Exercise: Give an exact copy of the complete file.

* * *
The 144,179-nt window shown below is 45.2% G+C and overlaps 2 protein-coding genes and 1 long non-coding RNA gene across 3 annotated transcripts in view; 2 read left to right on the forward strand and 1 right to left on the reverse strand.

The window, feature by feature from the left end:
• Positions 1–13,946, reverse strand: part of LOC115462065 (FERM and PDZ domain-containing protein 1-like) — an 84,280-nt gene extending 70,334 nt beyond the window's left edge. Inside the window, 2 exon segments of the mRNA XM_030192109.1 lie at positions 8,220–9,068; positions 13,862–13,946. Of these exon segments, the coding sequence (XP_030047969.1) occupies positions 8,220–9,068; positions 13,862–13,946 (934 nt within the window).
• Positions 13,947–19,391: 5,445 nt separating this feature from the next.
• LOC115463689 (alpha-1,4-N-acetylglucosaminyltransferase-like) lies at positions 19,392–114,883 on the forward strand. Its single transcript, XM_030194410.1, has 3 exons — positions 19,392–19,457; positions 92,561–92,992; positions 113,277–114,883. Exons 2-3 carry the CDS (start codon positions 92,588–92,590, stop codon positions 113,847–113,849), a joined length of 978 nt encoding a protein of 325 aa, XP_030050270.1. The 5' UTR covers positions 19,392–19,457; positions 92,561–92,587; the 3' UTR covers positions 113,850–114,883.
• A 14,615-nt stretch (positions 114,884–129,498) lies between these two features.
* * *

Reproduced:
The 144,179-nt window shown below is 45.2% G+C and overlaps 2 protein-coding genes and 1 long non-coding RNA gene across 3 annotated transcripts in view; 2 read left to right on the forward strand and 1 right to left on the reverse strand.

The window, feature by feature from the left end:
• Positions 1–13,946, reverse strand: part of LOC115462065 (FERM and PDZ domain-containing protein 1-like) — an 84,280-nt gene extending 70,334 nt beyond the window's left edge. Inside the window, 2 exon segments of the mRNA XM_030192109.1 lie at positions 8,220–9,068; positions 13,862–13,946. Of these exon segments, the coding sequence (XP_030047969.1) occupies positions 8,220–9,068; positions 13,862–13,946 (934 nt within the window).
• Positions 13,947–19,391: 5,445 nt separating this feature from the next.
• LOC115463689 (alpha-1,4-N-acetylglucosaminyltransferase-like) lies at positions 19,392–114,883 on the forward strand. Its single transcript, XM_030194410.1, has 3 exons — positions 19,392–19,457; positions 92,561–92,992; positions 113,277–114,883. Exons 2-3 carry the CDS (start codon positions 92,588–92,590, stop codon positions 113,847–113,849), a joined length of 978 nt encoding a protein of 325 aa, XP_030050270.1. The 5' UTR covers positions 19,392–19,457; positions 92,561–92,587; the 3' UTR covers positions 113,850–114,883.
• A 14,615-nt stretch (positions 114,884–129,498) lies between these two features.